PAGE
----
Debt Settlement vs Bankruptcy: Which Is Right for You?

If you’re dealing with more debt than you’re able to pay off on your own, both debt settlement and bankruptcy could help eliminate your debt and get your finances back on track.

But which of these options is right for you? The answer depends on many factors, including how much you owe, how much you can afford to pay, and how quickly you want to get out of debt.

Before you commit to either of these options, it’s critical that you research the pros and cons of each one to make sure you’re choosing the right one for you.

Debt Settlement vs. Bankruptcy: Pros and Cons

  Debt Settlement Bankruptcy
Savings Could significantly reduce your debt Could discharge your debt entirely
Time 24-60 months 3-4 months (Chapter 7)
36-60 months (Chapter 13)
Cost Could cost less per month than your current minimum payments Could cost $500-$6,000 in legal fees
Credit Impact Remains on your credit report for 7 years
Temporarily lowers your credit score
Remains on your credit report for 7-10 years  
Drastically lowers your credit score
Drawbacks You may be contacted by debt collectors and risk legal action  
You may have to pay 15-25% of your enrolled debt in debt settlement fees  
Results vary
You may risk losing your assets, including your home  
You’re required to attend a federal court hearing    
You must attend credit counseling a
Other Associated Fess You may have to pay taxes on your settled debt You may have to pay and up to $335 in filing fees

Before you decide on bankruptcy or debt settlement, you should understand how each process works and who qualifies so you can make an informed decision about how to deal with your debt.

What Is Debt Settlement?

Debt settlement is a process where you or a company working on your behalf negotiates with your creditors to lower the amount of debt you owe. The new lowered amount is called a settlement. It may sound strange that creditors would accept less than they’re owed, but the practice of debt settlement has been around for decades.

If you’re able to demonstrate that you can’t pay the full amount you currently owe, debt collectors are often willing to settle for less just so they can get something out of the deal. They also know that if you file for bankruptcy, it would eliminate their ability to collect any money from you at all, so debt settlement is sometimes the best available option for both debtors and creditors.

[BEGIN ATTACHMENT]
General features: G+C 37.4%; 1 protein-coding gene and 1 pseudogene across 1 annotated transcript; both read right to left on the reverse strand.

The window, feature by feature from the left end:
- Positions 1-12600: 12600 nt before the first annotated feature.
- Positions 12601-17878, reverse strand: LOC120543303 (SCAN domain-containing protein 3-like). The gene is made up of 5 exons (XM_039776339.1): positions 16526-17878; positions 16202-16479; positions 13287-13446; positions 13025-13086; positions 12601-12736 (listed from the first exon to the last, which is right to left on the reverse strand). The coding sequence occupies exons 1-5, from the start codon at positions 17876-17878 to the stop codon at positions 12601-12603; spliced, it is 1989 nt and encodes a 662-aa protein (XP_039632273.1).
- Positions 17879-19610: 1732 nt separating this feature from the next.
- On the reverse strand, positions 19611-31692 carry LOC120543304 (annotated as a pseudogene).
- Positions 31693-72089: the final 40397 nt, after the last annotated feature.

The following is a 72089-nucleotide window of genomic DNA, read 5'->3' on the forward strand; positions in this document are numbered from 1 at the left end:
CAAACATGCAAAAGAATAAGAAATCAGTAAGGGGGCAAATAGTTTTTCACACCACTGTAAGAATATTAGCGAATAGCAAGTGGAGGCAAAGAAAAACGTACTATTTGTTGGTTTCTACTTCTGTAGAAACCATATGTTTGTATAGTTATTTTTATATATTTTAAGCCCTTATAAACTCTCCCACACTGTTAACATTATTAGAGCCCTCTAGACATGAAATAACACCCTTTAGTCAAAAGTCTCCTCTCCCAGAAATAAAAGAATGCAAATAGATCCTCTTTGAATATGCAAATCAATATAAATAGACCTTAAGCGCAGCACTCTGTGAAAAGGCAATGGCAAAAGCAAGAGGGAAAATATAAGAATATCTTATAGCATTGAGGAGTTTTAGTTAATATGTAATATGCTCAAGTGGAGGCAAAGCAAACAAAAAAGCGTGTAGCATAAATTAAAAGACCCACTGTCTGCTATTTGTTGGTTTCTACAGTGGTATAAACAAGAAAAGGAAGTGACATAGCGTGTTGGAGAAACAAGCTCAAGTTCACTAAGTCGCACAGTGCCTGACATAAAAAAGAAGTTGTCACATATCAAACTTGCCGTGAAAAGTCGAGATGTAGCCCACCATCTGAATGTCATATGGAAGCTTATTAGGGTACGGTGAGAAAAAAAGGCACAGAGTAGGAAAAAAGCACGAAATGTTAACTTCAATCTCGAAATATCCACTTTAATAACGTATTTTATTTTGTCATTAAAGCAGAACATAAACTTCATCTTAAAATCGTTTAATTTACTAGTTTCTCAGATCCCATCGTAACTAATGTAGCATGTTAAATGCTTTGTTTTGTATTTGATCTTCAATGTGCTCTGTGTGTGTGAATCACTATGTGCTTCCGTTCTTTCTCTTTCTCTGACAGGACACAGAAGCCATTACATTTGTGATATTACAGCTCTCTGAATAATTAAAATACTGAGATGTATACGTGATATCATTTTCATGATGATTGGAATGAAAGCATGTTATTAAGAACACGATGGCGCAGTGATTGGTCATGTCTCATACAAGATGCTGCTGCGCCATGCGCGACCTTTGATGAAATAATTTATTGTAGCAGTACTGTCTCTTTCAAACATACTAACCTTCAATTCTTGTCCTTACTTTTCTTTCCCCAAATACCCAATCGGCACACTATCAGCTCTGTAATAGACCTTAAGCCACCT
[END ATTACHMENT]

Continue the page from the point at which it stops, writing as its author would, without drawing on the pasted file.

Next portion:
If you’re struggling with a massive amount of credit card, personal loan, or medical debt, debt settlement could help you:

  • Significantly reduce what you owe and save money on your debt
  • Get out of debt in 24-60 months, depending on the debt settlement company you work with
  • Pay less each month than you’re currently making in minimum payments

Before you move forward with this option, though, you should understand the in’s and out’s of debt settlement.

How Debt Settlement Works

The first step in debt settlement is to stop making payments to your creditors and start saving into a separate account that you will use to pay your settlements with your creditors.

Not only does going past due make it easier to save money, it also gives you leverage when you or the company you work with negotiates with your creditors. After all, if a creditor is still collecting money for you, they have no reason to negotiate. 

Not paying your creditors could have negative side effects, too. To try to collect on the debt, your creditors may start calling you or could even take legal action against you. They will also report to credit bureaus that you are delinquent on your payments, which could negatively impact your credit score.

After you’ve saved up a substantial amount of money, you or the company you work with will negotiate a settlement with your creditors. If you are working with a debt relief company, they will help to negotiate a settlement that you will approve. Depending on the agreement both sides come to, you’ll settle your new lowered debt with a large lump sum payment from your saved money, or pay it off according to a structured settlement plan.

For many people the benefits of getting out of debt for less outweigh the negative impact that debt settlement could have. However, before you enroll in a debt settlement program, you should make sure you qualify for this debt relief option.

Who Qualifies for Debt Settlement?

If you want to get out of debt faster and for significantly less than what you owe, debt settlement could be a good choice for you. Here’s how to tell if you qualify for debt settlement:

  • You’re struggling to pay off $7,500 or more in debt.
  • Your debt is unsecured, meaning that it is not tied to any assets. This includes debt from credit cards, personal loans, medical expenses, certain business expenses, and private student loans.
  • You have experienced a financial hardship, like job loss, divorce, death of a spouse, medical bills, or other unexpected expense that caused you to get into debt and/or is preventing you from paying off your debt.
  • You can afford to pay some, but not all, of your outstanding debt.
  • You want to avoid declaring bankruptcy.

Many people choose debt settlement over bankruptcy because they want to avoid a potentially lengthy legal process and long-term damage to their credit, or they are confident they can save more money with a settlement. While there is a stigma attached to bankruptcy, it is still important to understand that it is a legitimate option if you are overwhelmed with debt.

Find Out How Debt Settlement Works.

Learn more here

What Is Bankruptcy?

Bankruptcy is often seen as the last resort when dealing with unmanageable debt. Bankruptcy is a legal process, where a court will discharge your debts and allow you to settle them as part of a new agreement.